Wasingeimba If they wouldn't sing...
Hawangeimba If they wouldn't sing...


Languages have ways of telling when actions are performed, whether in the present, past or future. The signals which tell us about the time of the action we call tense markers.

Languages also have ways of telling about the character of the action, whether it is completed or on-going, for instance. The signals which tell us about the kind of action are called aspect markers.

Swahili has both tense and aspect markers; some are one or the other, but some are both tense and aspect. These markers are prefixes which come immediately after the subject prefix in most verb constructions that have a tense/aspect marker (not all constructions do).

To keep the terminology as straightforward as possible, we are referring to all tense/aspect markers as "tense" prefixes, but the accompanying explanation in each case in the sections which follow will indicate to you whether the prefix under consideration is tense or aspect or both.


Another kind of verb construction in Swahili puts the verb into the subjunctive mood, which indicates a willingness or desire that an action should be taken (see the 5th and 6th examples on the chart above). This is a very much-used verb form in Swahili, more so than in European languages. It is a very simple construction not involving a tense prefix, but has a great variety of uses to which you will be introduced in paragraph 64. C.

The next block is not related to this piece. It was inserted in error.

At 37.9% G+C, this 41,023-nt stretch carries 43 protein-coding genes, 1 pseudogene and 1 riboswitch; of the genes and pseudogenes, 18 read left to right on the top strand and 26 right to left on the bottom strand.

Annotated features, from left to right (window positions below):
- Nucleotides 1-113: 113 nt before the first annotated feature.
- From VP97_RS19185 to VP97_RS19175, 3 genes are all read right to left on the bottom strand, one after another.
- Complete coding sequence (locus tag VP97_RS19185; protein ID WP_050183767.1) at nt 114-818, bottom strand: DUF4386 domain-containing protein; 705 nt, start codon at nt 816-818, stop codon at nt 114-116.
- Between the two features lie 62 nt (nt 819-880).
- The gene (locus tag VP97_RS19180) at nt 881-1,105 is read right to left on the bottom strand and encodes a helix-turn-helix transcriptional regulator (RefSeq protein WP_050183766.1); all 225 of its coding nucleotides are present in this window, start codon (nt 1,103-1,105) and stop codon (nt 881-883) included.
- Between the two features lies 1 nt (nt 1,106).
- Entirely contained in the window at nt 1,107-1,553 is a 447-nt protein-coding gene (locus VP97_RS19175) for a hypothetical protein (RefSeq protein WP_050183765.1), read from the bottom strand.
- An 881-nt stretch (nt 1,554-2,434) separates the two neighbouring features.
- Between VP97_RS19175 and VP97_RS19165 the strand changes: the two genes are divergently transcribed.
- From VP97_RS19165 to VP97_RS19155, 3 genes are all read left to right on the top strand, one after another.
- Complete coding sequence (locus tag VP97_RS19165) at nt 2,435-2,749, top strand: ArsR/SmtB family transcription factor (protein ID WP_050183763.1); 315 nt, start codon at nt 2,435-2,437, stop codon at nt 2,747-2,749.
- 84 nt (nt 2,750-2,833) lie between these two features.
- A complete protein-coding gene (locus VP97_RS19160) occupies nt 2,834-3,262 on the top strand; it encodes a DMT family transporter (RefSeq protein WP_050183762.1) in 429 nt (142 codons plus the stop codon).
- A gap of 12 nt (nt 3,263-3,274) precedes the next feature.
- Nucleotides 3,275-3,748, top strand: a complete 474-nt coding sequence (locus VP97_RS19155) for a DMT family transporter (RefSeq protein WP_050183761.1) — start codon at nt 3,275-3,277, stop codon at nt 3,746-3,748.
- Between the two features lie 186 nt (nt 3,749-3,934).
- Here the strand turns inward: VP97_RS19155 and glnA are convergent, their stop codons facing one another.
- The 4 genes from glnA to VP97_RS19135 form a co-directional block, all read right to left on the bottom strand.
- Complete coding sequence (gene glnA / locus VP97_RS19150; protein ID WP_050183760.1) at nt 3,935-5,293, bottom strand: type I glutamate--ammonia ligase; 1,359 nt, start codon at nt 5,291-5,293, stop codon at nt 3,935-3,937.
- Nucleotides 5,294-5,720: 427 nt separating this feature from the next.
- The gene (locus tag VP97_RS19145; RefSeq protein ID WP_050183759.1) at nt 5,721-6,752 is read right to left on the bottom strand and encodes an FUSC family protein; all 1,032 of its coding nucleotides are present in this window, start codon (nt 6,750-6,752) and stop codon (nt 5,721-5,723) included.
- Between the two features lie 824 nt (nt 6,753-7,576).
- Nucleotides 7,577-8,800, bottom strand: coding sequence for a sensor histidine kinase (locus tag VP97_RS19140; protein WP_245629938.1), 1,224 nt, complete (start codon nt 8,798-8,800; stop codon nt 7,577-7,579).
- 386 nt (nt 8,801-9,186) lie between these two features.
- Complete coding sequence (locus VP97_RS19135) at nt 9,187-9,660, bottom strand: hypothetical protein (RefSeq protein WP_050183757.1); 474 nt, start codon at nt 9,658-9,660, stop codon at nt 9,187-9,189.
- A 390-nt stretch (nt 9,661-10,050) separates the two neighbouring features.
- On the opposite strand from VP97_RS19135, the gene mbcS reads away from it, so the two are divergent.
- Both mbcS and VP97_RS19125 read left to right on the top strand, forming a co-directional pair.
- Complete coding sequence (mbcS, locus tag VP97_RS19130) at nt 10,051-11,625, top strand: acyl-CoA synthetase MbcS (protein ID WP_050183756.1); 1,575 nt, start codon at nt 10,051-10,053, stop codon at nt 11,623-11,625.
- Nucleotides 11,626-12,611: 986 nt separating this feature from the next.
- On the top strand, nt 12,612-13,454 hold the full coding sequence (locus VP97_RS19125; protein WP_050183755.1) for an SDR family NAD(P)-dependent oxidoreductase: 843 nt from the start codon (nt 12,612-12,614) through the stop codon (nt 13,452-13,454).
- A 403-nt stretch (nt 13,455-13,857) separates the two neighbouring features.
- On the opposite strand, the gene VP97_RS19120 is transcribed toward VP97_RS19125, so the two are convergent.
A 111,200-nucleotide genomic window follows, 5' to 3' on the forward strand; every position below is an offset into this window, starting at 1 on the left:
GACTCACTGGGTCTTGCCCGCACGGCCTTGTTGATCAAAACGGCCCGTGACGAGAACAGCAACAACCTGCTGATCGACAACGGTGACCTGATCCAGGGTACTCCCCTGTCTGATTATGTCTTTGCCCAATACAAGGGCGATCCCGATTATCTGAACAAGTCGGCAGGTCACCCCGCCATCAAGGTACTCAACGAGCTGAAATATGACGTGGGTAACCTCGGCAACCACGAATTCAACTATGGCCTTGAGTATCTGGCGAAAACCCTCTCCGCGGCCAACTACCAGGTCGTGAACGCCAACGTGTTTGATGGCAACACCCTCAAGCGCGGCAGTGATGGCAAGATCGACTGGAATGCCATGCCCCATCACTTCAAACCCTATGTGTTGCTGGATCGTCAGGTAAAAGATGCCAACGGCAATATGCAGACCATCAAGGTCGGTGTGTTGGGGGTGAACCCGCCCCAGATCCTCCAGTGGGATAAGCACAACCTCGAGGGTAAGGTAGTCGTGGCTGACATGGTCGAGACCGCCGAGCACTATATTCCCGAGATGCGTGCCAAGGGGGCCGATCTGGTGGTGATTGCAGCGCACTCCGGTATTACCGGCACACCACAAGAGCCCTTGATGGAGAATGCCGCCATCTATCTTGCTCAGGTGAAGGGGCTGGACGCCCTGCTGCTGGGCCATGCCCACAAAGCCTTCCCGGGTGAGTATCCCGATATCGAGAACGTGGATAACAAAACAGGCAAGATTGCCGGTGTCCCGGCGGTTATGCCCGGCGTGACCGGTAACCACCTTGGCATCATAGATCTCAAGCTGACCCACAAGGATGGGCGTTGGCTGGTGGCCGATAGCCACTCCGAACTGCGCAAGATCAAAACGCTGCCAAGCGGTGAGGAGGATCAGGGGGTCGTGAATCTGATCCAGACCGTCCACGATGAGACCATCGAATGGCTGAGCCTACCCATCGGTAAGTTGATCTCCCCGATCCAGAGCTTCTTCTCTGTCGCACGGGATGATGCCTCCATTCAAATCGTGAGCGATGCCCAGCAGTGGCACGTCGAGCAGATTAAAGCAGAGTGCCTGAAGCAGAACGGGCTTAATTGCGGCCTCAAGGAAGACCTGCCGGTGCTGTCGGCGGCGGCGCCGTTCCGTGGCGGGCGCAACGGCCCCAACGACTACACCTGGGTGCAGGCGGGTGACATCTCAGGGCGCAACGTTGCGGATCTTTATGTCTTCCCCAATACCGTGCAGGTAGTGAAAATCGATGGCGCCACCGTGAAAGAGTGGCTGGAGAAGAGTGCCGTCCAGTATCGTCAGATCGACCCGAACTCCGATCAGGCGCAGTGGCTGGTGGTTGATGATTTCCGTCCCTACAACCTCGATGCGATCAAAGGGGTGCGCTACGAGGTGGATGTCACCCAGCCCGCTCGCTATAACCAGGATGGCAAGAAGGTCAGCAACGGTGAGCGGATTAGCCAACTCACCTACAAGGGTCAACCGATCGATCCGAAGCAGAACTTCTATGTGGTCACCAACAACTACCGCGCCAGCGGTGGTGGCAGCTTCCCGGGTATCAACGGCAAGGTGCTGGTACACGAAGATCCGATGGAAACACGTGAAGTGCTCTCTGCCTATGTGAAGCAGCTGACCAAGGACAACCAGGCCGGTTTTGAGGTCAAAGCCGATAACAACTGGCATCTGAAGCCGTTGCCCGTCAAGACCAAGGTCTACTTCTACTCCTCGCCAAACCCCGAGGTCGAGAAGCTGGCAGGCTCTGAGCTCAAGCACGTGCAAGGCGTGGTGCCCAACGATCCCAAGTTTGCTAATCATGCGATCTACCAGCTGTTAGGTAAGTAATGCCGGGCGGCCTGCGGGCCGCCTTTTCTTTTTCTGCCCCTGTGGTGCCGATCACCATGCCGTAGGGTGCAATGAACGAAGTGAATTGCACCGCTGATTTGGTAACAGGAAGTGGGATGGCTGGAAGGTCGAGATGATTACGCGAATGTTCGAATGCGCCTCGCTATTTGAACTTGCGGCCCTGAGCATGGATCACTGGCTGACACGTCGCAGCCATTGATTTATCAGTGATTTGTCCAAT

Swahili has three present tenses: NA, A, and HU tenses. There is only one negative tense for all present tenses.


NA TENSE: This is sometimes called PRESENT CONTINUOUS; an alternate name could be "Actual Present" because it expresses ongoing action, and in that way can be compared with the English use of


    1. To express an action actually taking place in the present time.